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trom

Canadian Permanent Resident Travel Document Stamp in Passport

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Hi- I am a US Green card holder residing in the US for 20 years and going to apply for US Citizenship. I am also a Canadian permanent resident and need a Permanent Resident Travel Document (PRTD) stamped in my passport to visit Canada for a 5 day holiday. Will that Canadian stamp be problematic for me during the US citizenship interview? I am concerned what the officer may determine if they see the Canadian Residency new stamp in my passport, although I have been continuously residing in the US for past 20 years and have no intent on going back to Canada other than for short holidays. Please advise. Thanks.

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You can't have US Permanent Residency and Permanent Residency of another country. The US considers this as abandoning US Permanent Residency. That very likely will come up in the citizenship interview, and you may be looking at denial of the citizenship application and revocation of the US Green card. It would probably be best to give up Canadian residency. And discuss your situation with a good immigration lawyer before the interview.

Edited by JoeF

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You are a learned member of the forum, but I am surprised with your response.  US green card requires you to maintain your residence in the US and does not ask about any other residency. In fact a citizen of any other country, India or UK have the right of permanent residence in their country of citizenship. Are you suggesting they too had to give up that right when they applied for their green cards?  Even when you apply for US citizenship you can hold dual citizenship. They don't care what passport you use to travel to other countries, as long as you enter the US only with your US passport. The fact that I need a travel document to visit Canada indicates I have not maintained residency there. In fact I Have never gone back in 20 years . I understand the option to renounce Canadian residency, but only if that is absolutely required. Open to further discussion on this.

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Why is a Canadian permanent resident visiting Canada?  I'm not familiar with Canadian laws, but do they not insist their PRs to live in Canada full-time, as does the US?

By law, a US permanent resident cannot be permanently residing in another country. Just like an individual cannot be at two places at one time. The residency requirements do not apply to US citizens, so your logic is flawed.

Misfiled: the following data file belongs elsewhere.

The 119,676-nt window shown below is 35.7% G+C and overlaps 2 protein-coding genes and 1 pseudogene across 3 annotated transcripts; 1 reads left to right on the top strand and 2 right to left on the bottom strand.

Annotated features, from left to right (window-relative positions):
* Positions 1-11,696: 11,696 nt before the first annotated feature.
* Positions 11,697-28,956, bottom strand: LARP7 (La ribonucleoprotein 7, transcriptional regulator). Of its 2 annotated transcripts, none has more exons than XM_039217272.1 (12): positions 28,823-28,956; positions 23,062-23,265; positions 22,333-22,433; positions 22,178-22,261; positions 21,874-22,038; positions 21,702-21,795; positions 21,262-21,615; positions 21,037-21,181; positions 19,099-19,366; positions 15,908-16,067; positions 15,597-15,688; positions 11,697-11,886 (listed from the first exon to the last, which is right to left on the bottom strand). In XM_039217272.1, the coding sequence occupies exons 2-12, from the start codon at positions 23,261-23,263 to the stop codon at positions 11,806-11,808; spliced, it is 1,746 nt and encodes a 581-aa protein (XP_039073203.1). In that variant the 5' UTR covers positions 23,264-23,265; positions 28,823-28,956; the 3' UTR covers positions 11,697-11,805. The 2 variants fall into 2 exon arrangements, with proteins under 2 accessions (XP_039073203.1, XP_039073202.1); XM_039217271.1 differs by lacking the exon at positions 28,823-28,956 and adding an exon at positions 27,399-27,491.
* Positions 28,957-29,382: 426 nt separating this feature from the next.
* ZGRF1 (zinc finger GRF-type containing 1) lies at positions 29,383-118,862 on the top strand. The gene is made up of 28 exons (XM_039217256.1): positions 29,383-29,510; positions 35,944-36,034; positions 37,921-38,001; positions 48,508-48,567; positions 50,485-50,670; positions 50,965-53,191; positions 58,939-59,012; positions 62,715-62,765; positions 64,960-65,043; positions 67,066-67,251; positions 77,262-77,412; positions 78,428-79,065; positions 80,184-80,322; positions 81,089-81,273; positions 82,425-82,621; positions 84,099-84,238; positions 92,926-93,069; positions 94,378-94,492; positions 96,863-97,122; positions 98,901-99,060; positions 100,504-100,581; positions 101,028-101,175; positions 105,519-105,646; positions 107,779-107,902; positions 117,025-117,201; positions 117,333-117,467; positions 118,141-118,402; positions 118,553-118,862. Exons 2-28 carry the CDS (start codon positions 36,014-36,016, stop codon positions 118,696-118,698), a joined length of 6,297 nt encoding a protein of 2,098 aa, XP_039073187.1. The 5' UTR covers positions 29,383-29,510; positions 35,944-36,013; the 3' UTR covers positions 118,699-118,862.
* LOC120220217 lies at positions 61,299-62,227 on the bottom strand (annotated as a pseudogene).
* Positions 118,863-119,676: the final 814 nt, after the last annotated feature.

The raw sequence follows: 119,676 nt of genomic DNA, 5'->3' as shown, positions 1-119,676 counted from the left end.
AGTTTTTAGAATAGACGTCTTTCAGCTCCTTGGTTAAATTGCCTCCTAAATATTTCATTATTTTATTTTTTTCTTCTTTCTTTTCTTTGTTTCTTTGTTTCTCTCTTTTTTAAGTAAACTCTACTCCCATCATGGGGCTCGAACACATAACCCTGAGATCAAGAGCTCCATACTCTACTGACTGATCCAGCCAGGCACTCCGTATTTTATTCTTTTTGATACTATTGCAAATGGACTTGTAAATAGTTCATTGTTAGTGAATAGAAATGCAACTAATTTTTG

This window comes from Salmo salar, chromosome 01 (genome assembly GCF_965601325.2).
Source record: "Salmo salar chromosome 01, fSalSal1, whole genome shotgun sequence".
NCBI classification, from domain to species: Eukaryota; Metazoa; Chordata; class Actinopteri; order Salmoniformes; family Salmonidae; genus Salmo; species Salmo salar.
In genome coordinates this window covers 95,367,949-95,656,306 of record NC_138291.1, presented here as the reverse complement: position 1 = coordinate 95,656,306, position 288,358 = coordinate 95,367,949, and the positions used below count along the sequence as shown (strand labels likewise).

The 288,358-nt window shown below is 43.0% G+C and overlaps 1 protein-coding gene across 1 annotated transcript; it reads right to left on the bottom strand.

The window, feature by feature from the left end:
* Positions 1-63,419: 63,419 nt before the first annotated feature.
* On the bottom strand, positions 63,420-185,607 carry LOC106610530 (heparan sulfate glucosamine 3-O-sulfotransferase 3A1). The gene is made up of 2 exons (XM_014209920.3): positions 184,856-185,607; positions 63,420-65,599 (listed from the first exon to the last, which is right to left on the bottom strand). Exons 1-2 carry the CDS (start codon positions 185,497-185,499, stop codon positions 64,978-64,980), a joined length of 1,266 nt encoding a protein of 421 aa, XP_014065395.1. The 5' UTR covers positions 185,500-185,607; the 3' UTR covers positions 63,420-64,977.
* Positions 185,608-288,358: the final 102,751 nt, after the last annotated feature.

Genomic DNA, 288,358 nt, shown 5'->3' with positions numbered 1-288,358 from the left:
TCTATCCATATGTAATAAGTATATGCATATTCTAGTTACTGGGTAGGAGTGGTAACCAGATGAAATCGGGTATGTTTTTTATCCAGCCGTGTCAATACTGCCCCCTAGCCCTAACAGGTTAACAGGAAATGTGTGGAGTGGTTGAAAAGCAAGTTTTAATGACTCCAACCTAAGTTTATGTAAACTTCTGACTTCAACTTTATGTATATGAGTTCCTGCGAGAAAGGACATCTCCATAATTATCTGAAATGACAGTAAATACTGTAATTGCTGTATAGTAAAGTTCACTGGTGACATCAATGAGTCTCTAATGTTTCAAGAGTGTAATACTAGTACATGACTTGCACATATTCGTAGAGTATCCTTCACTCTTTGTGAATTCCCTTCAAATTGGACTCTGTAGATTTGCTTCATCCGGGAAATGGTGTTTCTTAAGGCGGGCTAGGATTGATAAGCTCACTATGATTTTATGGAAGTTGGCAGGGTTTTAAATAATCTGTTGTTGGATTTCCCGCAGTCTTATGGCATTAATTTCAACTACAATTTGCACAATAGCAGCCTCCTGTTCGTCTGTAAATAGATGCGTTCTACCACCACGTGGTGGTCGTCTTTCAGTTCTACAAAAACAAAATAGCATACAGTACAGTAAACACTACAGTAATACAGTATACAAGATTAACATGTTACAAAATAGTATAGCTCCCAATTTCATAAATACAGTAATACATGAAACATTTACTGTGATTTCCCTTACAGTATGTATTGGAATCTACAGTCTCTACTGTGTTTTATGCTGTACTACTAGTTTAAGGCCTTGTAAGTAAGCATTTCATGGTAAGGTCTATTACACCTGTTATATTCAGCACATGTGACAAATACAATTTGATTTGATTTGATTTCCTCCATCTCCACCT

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On 7/1/2018 at 6:37 PM, trom said:

You are a learned member of the forum, but I am surprised with your response.  US green card requires you to maintain your residence in the US and does not ask about any other residency. In fact a citizen of any other country, India or UK have the right of permanent residence in their country of citizenship. Are you suggesting they too had to give up that right when they applied for their green cards?  Even when you apply for US citizenship you can hold dual citizenship. They don't care what passport you use to travel to other countries, as long as you enter the US only with your US passport. The fact that I need a travel document to visit Canada indicates I have not maintained residency there. In fact I Have never gone back in 20 years . I understand the option to renounce Canadian residency, but only if that is absolutely required. Open to further discussion on this.

My response is grounded in reality.

I don't care if you like it or not, but people who have been both US and Canadian Permanent Residents have gotten into trouble when entering the US, with the US border people canceling the US GC on grounds that the people don't reside permanently in the US because they reside in another country. As A US LPR, you absolutely have to PERMANENTLY reside in the US. If you reside somewhere else, like with a Canadian Permanent Residency, that means to US authorities that you don't reside in the US. The US authorities don't care about what Canada requires to keep their residency, they care about residency, and residency somewhere else means you are not residing in the US, i.e., you abandoned the US GC.

Edited by JoeF

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